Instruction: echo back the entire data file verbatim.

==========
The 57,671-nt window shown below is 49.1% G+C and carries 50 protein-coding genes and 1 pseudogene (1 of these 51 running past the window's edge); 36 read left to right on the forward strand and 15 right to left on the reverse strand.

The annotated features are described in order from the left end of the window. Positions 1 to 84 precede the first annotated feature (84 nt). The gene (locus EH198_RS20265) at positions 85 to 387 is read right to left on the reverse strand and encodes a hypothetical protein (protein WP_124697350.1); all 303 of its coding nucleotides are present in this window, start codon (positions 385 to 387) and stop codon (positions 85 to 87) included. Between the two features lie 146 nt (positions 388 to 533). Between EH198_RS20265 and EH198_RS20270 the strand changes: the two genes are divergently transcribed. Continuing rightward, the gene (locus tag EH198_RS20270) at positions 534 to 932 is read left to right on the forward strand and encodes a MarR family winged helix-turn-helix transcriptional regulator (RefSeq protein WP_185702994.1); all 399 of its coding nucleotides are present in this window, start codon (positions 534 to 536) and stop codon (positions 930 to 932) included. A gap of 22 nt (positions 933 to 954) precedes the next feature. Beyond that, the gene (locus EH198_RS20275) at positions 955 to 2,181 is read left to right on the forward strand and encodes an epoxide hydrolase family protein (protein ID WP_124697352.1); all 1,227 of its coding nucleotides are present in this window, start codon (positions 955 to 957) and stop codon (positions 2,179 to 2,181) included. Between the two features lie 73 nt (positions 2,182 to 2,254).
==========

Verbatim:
The 57,671-nt window shown below is 49.1% G+C and carries 50 protein-coding genes and 1 pseudogene (1 of these 51 running past the window's edge); 36 read left to right on the forward strand and 15 right to left on the reverse strand.

The annotated features are described in order from the left end of the window. Positions 1 to 84 precede the first annotated feature (84 nt). The gene (locus EH198_RS20265) at positions 85 to 387 is read right to left on the reverse strand and encodes a hypothetical protein (protein WP_124697350.1); all 303 of its coding nucleotides are present in this window, start codon (positions 385 to 387) and stop codon (positions 85 to 87) included. Between the two features lie 146 nt (positions 388 to 533). Between EH198_RS20265 and EH198_RS20270 the strand changes: the two genes are divergently transcribed. Continuing rightward, the gene (locus tag EH198_RS20270) at positions 534 to 932 is read left to right on the forward strand and encodes a MarR family winged helix-turn-helix transcriptional regulator (RefSeq protein WP_185702994.1); all 399 of its coding nucleotides are present in this window, start codon (positions 534 to 536) and stop codon (positions 930 to 932) included. A gap of 22 nt (positions 933 to 954) precedes the next feature. Beyond that, the gene (locus EH198_RS20275) at positions 955 to 2,181 is read left to right on the forward strand and encodes an epoxide hydrolase family protein (protein ID WP_124697352.1); all 1,227 of its coding nucleotides are present in this window, start codon (positions 955 to 957) and stop codon (positions 2,179 to 2,181) included. Between the two features lie 73 nt (positions 2,182 to 2,254).